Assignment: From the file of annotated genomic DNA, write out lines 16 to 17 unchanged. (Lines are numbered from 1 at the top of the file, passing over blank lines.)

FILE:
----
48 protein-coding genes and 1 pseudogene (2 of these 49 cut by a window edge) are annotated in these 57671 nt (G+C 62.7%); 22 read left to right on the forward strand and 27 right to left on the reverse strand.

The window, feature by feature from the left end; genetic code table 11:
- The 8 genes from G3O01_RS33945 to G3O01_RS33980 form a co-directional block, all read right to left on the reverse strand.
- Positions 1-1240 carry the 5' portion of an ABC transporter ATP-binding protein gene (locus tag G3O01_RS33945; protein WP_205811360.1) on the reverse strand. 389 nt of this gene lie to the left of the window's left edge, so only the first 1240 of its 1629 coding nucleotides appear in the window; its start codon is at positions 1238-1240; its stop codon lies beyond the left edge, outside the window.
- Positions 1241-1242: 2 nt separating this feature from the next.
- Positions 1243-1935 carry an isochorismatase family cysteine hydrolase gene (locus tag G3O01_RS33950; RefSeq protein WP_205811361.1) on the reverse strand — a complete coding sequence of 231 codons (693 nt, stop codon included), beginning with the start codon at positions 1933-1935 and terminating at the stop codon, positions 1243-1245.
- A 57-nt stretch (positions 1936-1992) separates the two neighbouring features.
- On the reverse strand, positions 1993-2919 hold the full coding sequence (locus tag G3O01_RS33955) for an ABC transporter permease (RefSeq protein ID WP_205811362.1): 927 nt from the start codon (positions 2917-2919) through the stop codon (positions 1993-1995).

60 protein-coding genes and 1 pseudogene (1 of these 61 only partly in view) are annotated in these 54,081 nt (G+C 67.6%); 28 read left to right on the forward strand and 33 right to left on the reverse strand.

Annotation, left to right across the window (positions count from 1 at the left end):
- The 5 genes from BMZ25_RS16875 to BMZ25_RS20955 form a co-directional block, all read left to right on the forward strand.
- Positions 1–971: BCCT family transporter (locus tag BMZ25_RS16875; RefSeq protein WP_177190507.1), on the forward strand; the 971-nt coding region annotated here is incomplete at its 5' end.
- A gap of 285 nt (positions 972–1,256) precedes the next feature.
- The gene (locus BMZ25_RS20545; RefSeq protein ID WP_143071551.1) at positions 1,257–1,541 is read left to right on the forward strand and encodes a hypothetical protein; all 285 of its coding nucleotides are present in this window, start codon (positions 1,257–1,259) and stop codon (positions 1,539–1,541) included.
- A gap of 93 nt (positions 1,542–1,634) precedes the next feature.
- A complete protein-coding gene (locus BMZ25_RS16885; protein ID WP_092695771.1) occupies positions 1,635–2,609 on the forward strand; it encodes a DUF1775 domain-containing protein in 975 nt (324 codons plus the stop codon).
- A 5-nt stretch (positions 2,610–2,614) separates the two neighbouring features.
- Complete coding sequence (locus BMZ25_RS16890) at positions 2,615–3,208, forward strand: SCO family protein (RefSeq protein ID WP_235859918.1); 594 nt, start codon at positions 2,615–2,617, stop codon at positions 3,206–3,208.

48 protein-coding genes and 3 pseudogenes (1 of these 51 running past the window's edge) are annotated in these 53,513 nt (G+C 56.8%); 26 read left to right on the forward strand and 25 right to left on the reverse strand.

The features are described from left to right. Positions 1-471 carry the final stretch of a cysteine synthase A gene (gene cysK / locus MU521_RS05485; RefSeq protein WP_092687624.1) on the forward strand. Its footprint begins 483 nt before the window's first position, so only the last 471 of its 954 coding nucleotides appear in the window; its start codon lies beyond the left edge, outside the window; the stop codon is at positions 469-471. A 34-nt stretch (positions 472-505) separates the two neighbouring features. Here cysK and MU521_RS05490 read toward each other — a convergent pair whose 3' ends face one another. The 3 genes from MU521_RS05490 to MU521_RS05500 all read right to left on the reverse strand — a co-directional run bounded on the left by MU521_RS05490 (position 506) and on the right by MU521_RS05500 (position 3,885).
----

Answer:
- A complete protein-coding gene (locus BMZ25_RS16885; protein ID WP_092695771.1) occupies positions 1,635–2,609 on the forward strand; it encodes a DUF1775 domain-containing protein in 975 nt (324 codons plus the stop codon).
- A 5-nt stretch (positions 2,610–2,614) separates the two neighbouring features.